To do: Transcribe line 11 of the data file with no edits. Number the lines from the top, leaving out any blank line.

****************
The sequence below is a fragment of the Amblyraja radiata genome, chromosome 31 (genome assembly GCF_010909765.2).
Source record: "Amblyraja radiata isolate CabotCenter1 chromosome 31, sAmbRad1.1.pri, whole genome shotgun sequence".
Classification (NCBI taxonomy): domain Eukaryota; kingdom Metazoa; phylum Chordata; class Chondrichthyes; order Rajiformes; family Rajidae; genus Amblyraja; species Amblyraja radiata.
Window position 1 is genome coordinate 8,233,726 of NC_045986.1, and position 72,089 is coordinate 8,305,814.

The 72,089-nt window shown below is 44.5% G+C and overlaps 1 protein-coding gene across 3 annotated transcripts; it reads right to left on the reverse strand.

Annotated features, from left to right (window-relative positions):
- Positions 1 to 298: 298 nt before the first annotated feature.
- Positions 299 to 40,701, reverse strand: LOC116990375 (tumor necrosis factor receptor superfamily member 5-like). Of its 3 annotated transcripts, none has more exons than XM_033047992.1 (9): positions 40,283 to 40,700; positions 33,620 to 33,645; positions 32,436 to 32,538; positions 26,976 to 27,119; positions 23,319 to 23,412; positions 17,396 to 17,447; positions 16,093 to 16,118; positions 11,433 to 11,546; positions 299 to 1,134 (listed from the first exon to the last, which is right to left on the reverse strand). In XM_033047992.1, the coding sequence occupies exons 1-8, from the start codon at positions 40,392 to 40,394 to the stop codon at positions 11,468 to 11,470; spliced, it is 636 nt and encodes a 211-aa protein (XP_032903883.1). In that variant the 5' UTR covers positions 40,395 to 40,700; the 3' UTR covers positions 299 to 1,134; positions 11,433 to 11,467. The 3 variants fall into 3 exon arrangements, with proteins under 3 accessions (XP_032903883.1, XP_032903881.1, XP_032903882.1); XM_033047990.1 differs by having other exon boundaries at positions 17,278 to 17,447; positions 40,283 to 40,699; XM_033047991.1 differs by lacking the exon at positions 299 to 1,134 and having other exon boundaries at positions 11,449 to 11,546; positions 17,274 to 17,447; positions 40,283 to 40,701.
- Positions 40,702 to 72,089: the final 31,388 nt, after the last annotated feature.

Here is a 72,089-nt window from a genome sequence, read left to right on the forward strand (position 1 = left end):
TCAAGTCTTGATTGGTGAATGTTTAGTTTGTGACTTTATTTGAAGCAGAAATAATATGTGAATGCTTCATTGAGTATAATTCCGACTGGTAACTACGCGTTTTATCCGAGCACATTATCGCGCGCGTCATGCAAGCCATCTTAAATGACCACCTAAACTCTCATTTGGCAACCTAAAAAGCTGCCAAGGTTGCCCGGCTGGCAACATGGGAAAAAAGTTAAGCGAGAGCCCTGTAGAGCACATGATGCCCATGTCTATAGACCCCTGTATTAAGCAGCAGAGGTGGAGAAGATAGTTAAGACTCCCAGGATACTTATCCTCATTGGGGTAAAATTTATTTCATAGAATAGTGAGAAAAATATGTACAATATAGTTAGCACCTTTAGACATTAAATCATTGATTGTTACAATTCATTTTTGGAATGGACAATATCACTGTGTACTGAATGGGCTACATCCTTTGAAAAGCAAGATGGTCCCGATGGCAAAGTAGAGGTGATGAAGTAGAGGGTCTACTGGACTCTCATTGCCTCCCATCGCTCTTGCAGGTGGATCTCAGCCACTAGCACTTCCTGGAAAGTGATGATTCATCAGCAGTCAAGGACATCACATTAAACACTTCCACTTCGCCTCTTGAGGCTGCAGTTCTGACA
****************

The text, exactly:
TCAAGTCTTGATTGGTGAATGTTTAGTTTGTGACTTTATTTGAAGCAGAAATAATATGTGAATGCTTCATTGAGTATAATTCCGACTGGTAACTACGCGTTTTATCCGAGCACATTATCGCGCGCGTCATGCAAGCCATCTTAAATGACCACCTAAACTCTCATTTGGCAACCTAAAAAGCTGCCAAGGTTGCCCGGCTGGCAACATGGGAAAAAAGTTAAGCGAGAGCCCTGTAGAGCACATGATGCCCATGTCTATAGACCCCTGTATTAAGCAGCAGAGGTGGAGAAGATAGTTAAGACTCCCAGGATACTTATCCTCATTGGGGTAAAATTTATTTCATAGAATAGTGAGAAAAATATGTACAATATAGTTAGCACCTTTAGACATTAAATCATTGATTGTTACAATTCATTTTTGGAATGGACAATATCACTGTGTACTGAATGGGCTACATCCTTTGAAAAGCAAGATGGTCCCGATGGCAAAGTAGAGGTGATGAAGTAGAGGGTCTACTGGACTCTCATTGCCTCCCATCGCTCTTGCAGGTGGATCTCAGCCACTAGCACTTCCTGGAAAGTGATGATTCATCAGCAGTCAAGGACATCACATTAAACACTTCCACTTCGCCTCTTGAGGCTGCAGTTCTGACA